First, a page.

“You scared the hell out of me,” I rasped, speaking for the first time since she’d left that morning. “I was just thinking of you.”
Sarah rolled her eyes. “And yet you didn’t even hear me come in half an hour ago.”
I noticed she hadn’t removed her coat. “You know you shouldn’t take it personally. If I had heard you—”
“So it’s my fault you're ignoring me?”
The last thing I wanted to do was fight. I glanced back at my canvas, more as a reflex than anything else. Seeing the thick brushstrokes calmed me. There was a certain order within the swirling colors.
“You know that’s not what I meant,” I finally replied.
“I asked you to open the windows before I left,” she said. “It really stinks in here.”
“Yes. And I…forgot.” I slowly wiped my hands on a soiled rag before struggling with one of the living room windows. Coats of latex paint had been so indiscriminately administered to the sashes and frames over the years that the windows were often warped shut. The dusty panes rattled as I finally forced the windows open.
“Why don’t you take off your coat and stay awhile,” I joked, but she didn’t crack a smile. We were better than this. Surely she felt the same way. “This next show is really important. But in a few weeks—”
“Every show is important.” She wrapped her arms around herself in a white-knuckled embrace. “Please, give me some credit, Ben. I’ve been in your shoes plenty of times before.”
I nodded quietly as I flexed my empty hands. There was a time when Sarah had graced my canvases, and I her writing. We had since moved on to different means of inspiration.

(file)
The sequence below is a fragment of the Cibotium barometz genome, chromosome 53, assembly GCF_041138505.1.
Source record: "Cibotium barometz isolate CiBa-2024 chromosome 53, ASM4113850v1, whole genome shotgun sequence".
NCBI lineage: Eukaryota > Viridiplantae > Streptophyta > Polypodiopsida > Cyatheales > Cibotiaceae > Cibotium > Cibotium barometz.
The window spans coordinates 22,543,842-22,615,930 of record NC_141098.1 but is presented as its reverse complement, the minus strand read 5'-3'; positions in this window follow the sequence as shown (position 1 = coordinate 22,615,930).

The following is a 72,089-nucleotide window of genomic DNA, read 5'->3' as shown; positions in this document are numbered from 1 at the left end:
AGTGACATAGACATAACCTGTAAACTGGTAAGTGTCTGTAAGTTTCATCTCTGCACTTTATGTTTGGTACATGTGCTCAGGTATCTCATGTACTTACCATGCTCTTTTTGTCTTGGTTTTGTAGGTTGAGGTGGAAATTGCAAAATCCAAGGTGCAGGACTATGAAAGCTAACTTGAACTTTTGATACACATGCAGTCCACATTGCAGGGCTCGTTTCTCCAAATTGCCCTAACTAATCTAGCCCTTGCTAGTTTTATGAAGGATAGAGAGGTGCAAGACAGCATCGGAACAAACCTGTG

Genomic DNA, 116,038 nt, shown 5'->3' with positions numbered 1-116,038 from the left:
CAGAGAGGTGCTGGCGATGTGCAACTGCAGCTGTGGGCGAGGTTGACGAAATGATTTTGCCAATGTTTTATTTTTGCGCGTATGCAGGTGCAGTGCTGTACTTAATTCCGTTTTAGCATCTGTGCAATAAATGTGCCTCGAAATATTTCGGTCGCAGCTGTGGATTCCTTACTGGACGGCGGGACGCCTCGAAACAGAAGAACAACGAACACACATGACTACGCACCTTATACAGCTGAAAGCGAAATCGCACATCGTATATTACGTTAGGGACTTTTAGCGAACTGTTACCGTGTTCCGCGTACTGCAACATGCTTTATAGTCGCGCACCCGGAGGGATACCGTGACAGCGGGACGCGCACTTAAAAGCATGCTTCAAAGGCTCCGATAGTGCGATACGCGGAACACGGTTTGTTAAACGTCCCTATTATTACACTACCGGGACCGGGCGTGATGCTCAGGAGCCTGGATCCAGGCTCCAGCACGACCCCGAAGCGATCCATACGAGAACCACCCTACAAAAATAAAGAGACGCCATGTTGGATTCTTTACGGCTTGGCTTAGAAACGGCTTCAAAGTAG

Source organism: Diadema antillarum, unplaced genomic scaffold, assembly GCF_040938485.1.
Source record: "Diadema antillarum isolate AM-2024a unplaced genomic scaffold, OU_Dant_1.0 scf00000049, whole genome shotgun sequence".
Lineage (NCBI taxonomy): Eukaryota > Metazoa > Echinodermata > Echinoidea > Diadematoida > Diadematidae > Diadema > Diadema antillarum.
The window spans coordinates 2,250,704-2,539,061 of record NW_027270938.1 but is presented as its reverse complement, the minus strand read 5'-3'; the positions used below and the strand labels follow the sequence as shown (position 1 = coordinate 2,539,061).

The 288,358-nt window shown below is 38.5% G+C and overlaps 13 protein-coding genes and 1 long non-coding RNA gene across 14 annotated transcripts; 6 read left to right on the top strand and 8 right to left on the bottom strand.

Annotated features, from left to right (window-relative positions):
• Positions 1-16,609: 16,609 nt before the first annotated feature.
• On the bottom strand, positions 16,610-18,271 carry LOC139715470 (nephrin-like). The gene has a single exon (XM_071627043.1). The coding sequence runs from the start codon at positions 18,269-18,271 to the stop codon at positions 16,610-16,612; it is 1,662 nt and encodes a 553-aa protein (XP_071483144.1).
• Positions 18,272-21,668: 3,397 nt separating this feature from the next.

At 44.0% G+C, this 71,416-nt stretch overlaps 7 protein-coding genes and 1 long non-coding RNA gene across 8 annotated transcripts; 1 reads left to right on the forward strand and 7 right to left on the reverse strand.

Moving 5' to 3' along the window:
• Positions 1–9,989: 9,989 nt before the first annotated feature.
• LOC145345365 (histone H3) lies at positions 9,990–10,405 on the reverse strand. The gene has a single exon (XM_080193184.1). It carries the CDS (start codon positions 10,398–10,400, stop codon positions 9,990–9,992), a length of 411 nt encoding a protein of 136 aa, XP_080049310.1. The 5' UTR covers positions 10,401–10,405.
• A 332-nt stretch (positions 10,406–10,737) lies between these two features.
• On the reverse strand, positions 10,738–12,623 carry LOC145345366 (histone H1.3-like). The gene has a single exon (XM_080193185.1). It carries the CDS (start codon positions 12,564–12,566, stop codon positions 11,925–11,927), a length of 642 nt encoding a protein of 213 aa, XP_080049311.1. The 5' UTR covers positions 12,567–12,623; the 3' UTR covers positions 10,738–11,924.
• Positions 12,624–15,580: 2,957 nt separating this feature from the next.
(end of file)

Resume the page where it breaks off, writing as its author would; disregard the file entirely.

Floorboards creaked underfoot as she followed me into the kitchen. I grabbed a glass from the counter and filled it at the tap. I offered it to Sarah, but she merely shook her head. I tilted my head back and let the cool, chlorinated water slide through my insides.
“Don’t you think it’s weird that I’ve been coming home late the last two weeks?” she asked.
“No, not really. Why?”
She pressed her lips together in a pale smile. “Right. How silly of me. Why would you?” She turned to the window and cracked it wider. The distant sounds of Thayer Street’s nightlife drifted in on the breeze. Our apartment building was on Williams Street, on the outskirts of both the RISD and Brown campuses. Art students and Ivy leaguers alike patronized Thayer’s many shops and cafés. It was in a dusty used bookstore on Thayer that Sarah and I, only students then, first met so long ago.